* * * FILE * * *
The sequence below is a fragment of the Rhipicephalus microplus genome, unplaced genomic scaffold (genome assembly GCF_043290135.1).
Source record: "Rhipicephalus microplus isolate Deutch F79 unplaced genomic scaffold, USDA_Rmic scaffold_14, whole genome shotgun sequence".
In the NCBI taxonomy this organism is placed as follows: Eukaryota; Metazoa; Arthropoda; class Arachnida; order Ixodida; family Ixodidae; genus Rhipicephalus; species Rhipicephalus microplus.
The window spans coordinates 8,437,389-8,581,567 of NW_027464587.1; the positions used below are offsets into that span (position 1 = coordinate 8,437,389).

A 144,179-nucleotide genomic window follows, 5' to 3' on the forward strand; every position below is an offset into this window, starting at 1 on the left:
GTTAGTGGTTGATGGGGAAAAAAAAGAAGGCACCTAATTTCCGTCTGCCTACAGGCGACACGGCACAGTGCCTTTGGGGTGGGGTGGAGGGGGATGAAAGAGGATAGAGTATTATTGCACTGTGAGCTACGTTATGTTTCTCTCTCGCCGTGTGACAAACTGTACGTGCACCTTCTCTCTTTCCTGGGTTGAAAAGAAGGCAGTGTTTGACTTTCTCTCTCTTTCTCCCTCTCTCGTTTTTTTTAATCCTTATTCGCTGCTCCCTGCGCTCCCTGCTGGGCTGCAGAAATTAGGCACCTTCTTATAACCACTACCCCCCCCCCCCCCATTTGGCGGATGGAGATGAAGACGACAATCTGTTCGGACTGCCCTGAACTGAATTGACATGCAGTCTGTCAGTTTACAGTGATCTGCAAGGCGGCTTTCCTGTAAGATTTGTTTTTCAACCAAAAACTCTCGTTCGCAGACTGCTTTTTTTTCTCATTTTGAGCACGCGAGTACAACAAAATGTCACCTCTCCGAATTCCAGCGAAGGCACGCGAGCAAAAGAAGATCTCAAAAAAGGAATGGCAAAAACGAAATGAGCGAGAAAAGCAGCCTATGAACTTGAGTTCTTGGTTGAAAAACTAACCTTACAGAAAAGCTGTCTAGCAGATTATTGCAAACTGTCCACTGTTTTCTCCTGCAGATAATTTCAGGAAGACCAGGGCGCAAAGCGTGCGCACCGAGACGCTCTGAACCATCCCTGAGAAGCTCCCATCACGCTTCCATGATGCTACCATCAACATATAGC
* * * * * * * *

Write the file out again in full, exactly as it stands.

The sequence below is a fragment of the Rhipicephalus microplus genome, unplaced genomic scaffold (genome assembly GCF_043290135.1).
Source record: "Rhipicephalus microplus isolate Deutch F79 unplaced genomic scaffold, USDA_Rmic scaffold_14, whole genome shotgun sequence".
In the NCBI taxonomy this organism is placed as follows: Eukaryota; Metazoa; Arthropoda; class Arachnida; order Ixodida; family Ixodidae; genus Rhipicephalus; species Rhipicephalus microplus.
The window spans coordinates 8,437,389-8,581,567 of NW_027464587.1; the positions used below are offsets into that span (position 1 = coordinate 8,437,389).

A 144,179-nucleotide genomic window follows, 5' to 3' on the forward strand; every position below is an offset into this window, starting at 1 on the left:
GTTAGTGGTTGATGGGGAAAAAAAAGAAGGCACCTAATTTCCGTCTGCCTACAGGCGACACGGCACAGTGCCTTTGGGGTGGGGTGGAGGGGGATGAAAGAGGATAGAGTATTATTGCACTGTGAGCTACGTTATGTTTCTCTCTCGCCGTGTGACAAACTGTACGTGCACCTTCTCTCTTTCCTGGGTTGAAAAGAAGGCAGTGTTTGACTTTCTCTCTCTTTCTCCCTCTCTCGTTTTTTTTAATCCTTATTCGCTGCTCCCTGCGCTCCCTGCTGGGCTGCAGAAATTAGGCACCTTCTTATAACCACTACCCCCCCCCCCCCCATTTGGCGGATGGAGATGAAGACGACAATCTGTTCGGACTGCCCTGAACTGAATTGACATGCAGTCTGTCAGTTTACAGTGATCTGCAAGGCGGCTTTCCTGTAAGATTTGTTTTTCAACCAAAAACTCTCGTTCGCAGACTGCTTTTTTTTCTCATTTTGAGCACGCGAGTACAACAAAATGTCACCTCTCCGAATTCCAGCGAAGGCACGCGAGCAAAAGAAGATCTCAAAAAAGGAATGGCAAAAACGAAATGAGCGAGAAAAGCAGCCTATGAACTTGAGTTCTTGGTTGAAAAACTAACCTTACAGAAAAGCTGTCTAGCAGATTATTGCAAACTGTCCACTGTTTTCTCCTGCAGATAATTTCAGGAAGACCAGGGCGCAAAGCGTGCGCACCGAGACGCTCTGAACCATCCCTGAGAAGCTCCCATCACGCTTCCATGATGCTACCATCAACATATAGC